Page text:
Mindful eating: a perfect diet

If I could have a perfect diet what would it be?

Food would never an issue.
I would never feel obsessive about food and would eat when I was hungry.
I would recognize my body’s hunger signals and not get them confused with emotions, thirst, habit or boredom.
I would not swing between overeating or restricting food for the sake of ‘diet’.

My food would contribute health and wellness - not to health problems
My diet would be naturally good for me. Without even trying I would choose wholesome natural foods loaded with vitamins, antioxidants, phytochemicals, minerals, fiber, healthy fats, slow carbohydrates and appropriate amounts of protein.

It wouldn’t involve loads of complicated cooking and recipes.
I don’t have too much time for this. Cooking is fun, but not when it becomes a chore so my perfect diet would be easy to live with. I wouldn’t have to hunt for special ingredients or spend mammoth amounts of time in the kitchen getting things ready for dinner that night.

And I would complement my love of food – good food – with fitness
because I know that true health is not attainable without it. I would exercise for 30-60 minutes most days of the week- it would be a combination of aerobic and strength training . I would be maintaining muscle mass and not losing it as I age or because I had lost weight quickly through a silly fad diet. I would know that exercise was contributing to healthy aging by keeping my blood sugars, triglycerides, cholesterol levels within a normal healthy range, and the sweat that occurs from a good workout would be flushing out toxins, my bone density would maintain and I would be less at risk of osteoporosis. In addition, the endorphins that go along with exercise would help me to feel great and a sense of wellbeing would flood my body daily.

Eating would be an act of great enjoyment- each and every time.
I wouldn’t feel deprived nor would I feel guilty about what I ate. Food would be satisfying, rewarding and enough would be enough.

If you have heard the term mindful eating
you will recognize that this is pretty much an overview of how a person who eats intuitively or mindfully eats. There are a couple of other things thrown in, for my own idea of a perfect diet.

Mindfulness is a powerful tool to use in all areas of life
and the battle ground of weight and the constant mind fight about food that many of us deal with on a daily basis can become tamed by developing a mindful attitude.

What is mindfulness?
It’s paying attention to what you are doing in the moment. And when it comes to eating, so many times we are NEVER present. We are somewhere else……

When we eat in a mindful deliberate manner
we begin to break the bad habits that we have formed over a lifetime. Food takes on a different meaning, one where we use it to nourish our bodies and one where the taste, texture and satisfaction of food is many times more than what we are used to experiencing.

If you are having a problem with food
let me encourage you to take a moment to consider your current lifestyle and your food choices. Does your food sustain your health providing healthful benefits and actually nourish your body, or does your food make you sick, increasing your blood sugars, your cholesterol levels, your triglycerides. Does it leave you full of toxins with artificial ingredients, dangerous trans fatty acids, or does it add cleansing properties to your colon and blood stream preventing cancers and systemic inflammation. Is your food so well preserved by chemicals with names that no one but a scientist could pronounce that you could  leave it in your cupboard for a years on end and it still wouldn’t rot or decay, or is it as nature intended it to be – natural, whole and real?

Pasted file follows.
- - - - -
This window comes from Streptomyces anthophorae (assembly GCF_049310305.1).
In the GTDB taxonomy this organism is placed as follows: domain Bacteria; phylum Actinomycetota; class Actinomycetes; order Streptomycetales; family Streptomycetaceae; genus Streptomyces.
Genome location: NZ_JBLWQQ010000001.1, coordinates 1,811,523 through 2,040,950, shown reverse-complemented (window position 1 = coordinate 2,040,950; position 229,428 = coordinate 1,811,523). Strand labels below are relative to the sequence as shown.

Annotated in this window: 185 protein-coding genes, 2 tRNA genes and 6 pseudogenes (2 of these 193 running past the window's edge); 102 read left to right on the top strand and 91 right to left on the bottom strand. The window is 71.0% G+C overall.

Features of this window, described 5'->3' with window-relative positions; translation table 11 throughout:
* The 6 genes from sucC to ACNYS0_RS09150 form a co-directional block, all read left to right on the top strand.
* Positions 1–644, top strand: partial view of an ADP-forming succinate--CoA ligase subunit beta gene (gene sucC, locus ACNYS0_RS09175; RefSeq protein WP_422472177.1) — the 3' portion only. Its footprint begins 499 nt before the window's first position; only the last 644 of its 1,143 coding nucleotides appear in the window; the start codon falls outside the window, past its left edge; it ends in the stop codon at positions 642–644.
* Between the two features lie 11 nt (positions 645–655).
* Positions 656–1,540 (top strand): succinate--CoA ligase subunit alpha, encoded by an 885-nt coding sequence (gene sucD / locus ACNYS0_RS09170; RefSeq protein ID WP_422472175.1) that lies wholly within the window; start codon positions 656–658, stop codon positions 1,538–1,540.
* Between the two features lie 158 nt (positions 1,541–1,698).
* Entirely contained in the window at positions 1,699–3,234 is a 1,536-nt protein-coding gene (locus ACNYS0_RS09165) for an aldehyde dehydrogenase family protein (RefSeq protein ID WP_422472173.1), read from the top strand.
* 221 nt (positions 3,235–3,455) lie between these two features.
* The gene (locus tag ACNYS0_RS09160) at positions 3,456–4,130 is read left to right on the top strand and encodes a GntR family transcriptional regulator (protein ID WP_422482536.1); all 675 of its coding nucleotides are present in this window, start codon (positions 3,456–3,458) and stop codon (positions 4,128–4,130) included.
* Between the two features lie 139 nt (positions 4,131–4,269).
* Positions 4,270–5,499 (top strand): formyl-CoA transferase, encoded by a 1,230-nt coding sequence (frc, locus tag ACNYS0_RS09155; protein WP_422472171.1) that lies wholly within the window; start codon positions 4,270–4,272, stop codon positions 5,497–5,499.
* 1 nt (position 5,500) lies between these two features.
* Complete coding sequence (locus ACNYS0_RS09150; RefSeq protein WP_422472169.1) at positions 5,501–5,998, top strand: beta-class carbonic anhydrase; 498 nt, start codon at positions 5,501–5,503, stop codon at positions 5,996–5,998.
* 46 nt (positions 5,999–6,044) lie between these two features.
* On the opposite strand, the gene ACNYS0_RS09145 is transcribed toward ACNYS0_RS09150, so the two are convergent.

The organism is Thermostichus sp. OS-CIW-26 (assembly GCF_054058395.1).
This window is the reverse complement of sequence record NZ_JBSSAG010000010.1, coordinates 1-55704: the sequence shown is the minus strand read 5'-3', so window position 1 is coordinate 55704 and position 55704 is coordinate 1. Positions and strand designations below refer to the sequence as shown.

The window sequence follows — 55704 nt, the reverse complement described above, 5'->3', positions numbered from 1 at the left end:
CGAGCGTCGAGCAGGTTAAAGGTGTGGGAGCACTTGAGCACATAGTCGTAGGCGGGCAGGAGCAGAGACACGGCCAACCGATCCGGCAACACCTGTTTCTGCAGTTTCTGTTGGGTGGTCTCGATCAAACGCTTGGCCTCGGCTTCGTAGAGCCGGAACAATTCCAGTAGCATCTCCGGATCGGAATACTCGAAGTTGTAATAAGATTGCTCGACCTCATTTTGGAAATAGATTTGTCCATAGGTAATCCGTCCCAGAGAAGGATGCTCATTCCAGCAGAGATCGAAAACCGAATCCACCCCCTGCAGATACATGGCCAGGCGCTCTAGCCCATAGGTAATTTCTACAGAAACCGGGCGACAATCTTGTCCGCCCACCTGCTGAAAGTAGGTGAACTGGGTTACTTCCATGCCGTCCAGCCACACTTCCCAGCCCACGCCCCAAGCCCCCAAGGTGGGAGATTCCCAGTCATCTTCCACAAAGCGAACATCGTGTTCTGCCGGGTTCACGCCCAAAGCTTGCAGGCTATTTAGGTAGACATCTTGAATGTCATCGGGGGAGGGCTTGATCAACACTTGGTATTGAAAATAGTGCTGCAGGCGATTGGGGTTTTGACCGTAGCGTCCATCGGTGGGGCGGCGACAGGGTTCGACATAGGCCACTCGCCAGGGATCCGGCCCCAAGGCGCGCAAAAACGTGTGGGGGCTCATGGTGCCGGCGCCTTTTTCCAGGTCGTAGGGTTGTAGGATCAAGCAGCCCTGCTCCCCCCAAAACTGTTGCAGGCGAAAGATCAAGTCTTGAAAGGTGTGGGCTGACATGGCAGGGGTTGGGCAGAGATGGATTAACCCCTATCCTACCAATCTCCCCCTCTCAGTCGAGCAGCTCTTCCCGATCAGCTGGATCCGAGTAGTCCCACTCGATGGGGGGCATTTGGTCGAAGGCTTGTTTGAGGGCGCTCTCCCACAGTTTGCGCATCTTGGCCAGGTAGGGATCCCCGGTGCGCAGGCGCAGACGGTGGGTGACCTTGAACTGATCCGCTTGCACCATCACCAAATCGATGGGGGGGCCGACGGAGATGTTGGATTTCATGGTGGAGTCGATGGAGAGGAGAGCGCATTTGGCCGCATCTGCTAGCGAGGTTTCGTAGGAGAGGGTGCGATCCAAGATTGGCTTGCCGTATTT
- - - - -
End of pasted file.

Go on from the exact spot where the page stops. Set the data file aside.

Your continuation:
A healthy diet is the one that is closest to nature.
The one where the growers nurtured the soil and the plants by enriching it with composted materials not chemicals; where the manufactures didn’t strip away the fiber or the natural fatty acids but left the food in as natural state as possible. The one where the food is naturally brimming with protective minerals, vitamins, antioxidants, and healthy fats.

Becoming mindful is the beginning of a healthy attitude to food,
and will lead to a healthy diet all without the struggle. Begin to care what you put in your body and you will begin the process.  The very next time you put something in your mouth, become mindful. Think about that food, really think about it - how it was grown and tended, harvested, packed, transported, prepared. Think about the benefits the food will bring to your body from the rich source of nutrients within. Feel the food in your mouth, roll it around, taste it, pull the flavor from it, revel in the sensation, allow the eating process to be pleasurable. You will find that less becomes more and satisfaction is increased immeasurably over the mindless eating that occurs when we eat out of boredom, unhappiness, frustration or any other of the many reasons we use to hide from the moment.

A great place to begin your journey of mindfulness is a humble paperback called
The Zen of Eating by Ronna Kabatznick.

Also, I really like this site http://www.mindfuleating.org/links.html

Mindful eating is big on the agenda of nutritional professionals right now, and for good reason. Try it and see the difference it can make.

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